The light-conducting central portion of an optical fiber, composed of material with a higher index of refraction than the cladding.The portion of the fiber that transmits light.
An arrangement whereby two signal paths, one in each direction, exist in a ring topology.
An optical device that combines or splits power from optical fibers.
Coupling Ratio/Loss (CR,CL)
The ratio/loss of optical power from one output port to the total output power, expressed as a percent. For a 1 x 2 WDM or coupler with output powers 01 and 02, and 0i representing both output powers.
In geometric optics, at a refractive boundary, the smallest angle of incidence at which total internal refraction occurs.
Connections between terminal blocks on the two sides of a distribution frame or between terminals on a terminal block (also called straps). Also called cross-connection or jumper.
Cross-gain Modulation (XGM)
A technique used in a wavelength converters where gain saturation effects in an active optical device, such as a semiconductor optical amplifier (SOA), allow the conversion of the optical wavelength. Better at shorter wavelengths (e.g., 780 nm or 850 nm).
Cross-phase Modulation (XPM)
A fiber nonlinearity caused by the nonlinear index of refraction of glass. The index of refraction varies with optical power level which causes different optical signals to interact.
Undesired coupling from one circuit, part of a circuit, or channel to another.
Any phenomenon by which a signal transmitted on one circuit or channel of a transmission system creates an undesired effect in another circuit or channel.
Abbreviation for cathode ray tube.
Abbreviation for carrier sense multiple access with collision detection. A network control protocol in which (a) a carrier sensing is used and (b) while a transmitting data station that detects another signal while transmitting a frame, stops transmitting that frame, waits for a jam signal, and then waits for a radom time interval before trying to send that frame again.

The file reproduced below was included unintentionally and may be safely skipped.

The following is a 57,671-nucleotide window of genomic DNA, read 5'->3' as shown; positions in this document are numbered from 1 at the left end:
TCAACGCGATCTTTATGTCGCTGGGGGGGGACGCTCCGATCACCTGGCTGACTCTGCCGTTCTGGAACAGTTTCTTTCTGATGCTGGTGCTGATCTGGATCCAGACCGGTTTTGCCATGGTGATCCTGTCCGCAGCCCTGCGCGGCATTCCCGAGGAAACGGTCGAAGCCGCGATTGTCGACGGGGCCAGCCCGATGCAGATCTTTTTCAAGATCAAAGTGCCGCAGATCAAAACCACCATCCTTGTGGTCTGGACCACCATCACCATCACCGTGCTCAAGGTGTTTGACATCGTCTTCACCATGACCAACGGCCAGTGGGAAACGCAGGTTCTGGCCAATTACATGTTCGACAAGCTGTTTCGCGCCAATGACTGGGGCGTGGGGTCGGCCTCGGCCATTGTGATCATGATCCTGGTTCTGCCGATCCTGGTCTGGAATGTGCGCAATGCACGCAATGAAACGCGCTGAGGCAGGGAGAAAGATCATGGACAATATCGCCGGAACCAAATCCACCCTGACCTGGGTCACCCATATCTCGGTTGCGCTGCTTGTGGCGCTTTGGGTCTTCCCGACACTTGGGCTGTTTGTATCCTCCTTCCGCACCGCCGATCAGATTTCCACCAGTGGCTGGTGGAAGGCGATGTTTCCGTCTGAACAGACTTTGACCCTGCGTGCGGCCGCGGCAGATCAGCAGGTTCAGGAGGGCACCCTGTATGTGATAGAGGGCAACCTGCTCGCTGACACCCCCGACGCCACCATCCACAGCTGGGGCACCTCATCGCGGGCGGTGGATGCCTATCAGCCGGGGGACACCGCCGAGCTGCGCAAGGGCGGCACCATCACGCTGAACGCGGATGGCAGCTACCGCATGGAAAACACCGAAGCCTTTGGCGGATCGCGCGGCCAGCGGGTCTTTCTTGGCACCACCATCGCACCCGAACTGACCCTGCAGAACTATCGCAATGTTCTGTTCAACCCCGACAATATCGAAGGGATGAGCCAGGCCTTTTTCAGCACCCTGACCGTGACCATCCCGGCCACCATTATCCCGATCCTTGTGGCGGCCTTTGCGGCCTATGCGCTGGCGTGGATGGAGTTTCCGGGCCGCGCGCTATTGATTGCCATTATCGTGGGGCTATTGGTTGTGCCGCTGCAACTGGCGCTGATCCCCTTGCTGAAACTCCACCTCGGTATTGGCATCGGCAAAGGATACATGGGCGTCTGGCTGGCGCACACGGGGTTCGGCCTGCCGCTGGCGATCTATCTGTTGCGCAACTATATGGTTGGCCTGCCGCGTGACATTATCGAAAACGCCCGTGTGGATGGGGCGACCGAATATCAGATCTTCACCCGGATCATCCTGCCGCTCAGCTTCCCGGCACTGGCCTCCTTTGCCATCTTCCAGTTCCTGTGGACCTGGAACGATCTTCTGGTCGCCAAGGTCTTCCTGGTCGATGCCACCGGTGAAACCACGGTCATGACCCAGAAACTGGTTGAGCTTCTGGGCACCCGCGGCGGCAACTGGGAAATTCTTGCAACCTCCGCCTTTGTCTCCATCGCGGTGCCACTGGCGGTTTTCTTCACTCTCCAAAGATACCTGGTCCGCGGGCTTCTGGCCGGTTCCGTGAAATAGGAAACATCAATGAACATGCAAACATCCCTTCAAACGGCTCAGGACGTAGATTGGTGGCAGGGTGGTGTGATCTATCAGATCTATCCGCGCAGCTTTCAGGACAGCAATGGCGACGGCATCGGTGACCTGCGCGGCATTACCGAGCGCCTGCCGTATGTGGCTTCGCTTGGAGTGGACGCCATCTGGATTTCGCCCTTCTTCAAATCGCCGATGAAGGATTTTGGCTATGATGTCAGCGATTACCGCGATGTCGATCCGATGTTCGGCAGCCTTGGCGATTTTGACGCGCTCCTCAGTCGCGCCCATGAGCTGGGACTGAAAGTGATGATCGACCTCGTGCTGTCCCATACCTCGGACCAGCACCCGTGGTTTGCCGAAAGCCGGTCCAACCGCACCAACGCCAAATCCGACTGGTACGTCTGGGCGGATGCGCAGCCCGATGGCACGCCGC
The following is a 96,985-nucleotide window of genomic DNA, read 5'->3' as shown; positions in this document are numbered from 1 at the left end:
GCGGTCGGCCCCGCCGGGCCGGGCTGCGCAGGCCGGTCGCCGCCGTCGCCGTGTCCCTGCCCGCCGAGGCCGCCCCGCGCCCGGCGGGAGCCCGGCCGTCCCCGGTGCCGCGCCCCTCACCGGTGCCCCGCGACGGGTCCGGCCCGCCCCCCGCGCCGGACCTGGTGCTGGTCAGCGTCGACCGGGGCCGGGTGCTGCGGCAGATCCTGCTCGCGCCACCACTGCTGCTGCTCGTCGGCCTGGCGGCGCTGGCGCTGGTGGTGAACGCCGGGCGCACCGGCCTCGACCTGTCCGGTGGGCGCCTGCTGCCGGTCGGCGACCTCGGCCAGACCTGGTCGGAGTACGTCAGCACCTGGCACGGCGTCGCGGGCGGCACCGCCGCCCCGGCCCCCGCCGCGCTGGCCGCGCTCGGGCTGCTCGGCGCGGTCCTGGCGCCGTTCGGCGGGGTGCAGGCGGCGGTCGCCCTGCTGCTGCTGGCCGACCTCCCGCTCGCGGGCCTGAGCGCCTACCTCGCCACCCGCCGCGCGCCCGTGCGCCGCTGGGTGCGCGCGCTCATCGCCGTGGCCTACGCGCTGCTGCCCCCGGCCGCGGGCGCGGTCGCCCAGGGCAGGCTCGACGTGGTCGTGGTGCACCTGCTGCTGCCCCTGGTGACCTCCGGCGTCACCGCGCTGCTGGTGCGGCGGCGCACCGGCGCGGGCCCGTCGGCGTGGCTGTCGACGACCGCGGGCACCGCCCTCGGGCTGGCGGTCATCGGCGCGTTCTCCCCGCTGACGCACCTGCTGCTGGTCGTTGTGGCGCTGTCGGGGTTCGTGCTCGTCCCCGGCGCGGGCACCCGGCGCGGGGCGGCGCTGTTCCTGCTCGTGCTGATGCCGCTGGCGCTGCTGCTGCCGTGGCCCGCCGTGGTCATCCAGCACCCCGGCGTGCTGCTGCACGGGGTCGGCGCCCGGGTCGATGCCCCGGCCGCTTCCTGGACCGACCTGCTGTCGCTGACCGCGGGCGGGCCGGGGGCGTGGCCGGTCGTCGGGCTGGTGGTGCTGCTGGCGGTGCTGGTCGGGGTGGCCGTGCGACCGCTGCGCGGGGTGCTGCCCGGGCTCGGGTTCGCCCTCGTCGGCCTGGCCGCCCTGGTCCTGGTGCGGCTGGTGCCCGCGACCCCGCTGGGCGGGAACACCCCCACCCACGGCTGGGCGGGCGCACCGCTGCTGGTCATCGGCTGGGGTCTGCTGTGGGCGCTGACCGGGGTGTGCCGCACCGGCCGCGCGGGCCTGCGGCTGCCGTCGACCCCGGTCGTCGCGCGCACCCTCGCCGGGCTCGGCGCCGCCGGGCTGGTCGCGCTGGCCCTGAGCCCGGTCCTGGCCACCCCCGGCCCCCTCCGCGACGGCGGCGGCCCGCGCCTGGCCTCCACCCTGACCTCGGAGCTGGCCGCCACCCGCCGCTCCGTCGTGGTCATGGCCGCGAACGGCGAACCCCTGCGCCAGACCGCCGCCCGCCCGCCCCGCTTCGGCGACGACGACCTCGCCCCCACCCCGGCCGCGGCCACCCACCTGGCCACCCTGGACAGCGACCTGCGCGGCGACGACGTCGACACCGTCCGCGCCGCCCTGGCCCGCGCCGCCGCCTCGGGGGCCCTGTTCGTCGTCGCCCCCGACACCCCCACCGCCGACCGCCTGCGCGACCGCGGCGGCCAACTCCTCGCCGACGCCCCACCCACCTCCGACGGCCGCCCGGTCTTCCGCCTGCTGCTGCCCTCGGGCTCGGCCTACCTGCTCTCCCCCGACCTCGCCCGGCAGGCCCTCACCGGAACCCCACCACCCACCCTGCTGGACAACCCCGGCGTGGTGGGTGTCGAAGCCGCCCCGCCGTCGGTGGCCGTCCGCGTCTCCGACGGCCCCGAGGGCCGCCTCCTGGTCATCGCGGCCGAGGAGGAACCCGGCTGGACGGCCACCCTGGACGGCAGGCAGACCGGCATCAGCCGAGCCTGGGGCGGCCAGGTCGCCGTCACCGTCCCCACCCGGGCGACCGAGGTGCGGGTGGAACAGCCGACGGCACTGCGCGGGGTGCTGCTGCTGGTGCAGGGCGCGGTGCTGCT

Abbreviation for clear to send. In a communications network, a signal from a remote receiver to a transmitter that is ready to receive a transmission.
Customer Premises Equipment (CPE)
Terminal, associated equipment, and inside wiring located at a subscriber's premises and connected with a carrier's communication channel(s) at the demarcation point (demarc), a point established in a building or complex to separate customer equipment from telephone company equipment.CPE does not include over-voltage protection equipment and pay telephones.
A technique of measuring optical fiber attenuation by measuring the optical power at two points at different distances from the test source.
In single-mode fiber, the wavelength below which the fiber ceases to be single-mode.
Abbreviation for continuous wave. Usually refers to the constant optical output from an optical source when it is biased (i.e., turned on) but not modulated with a signal.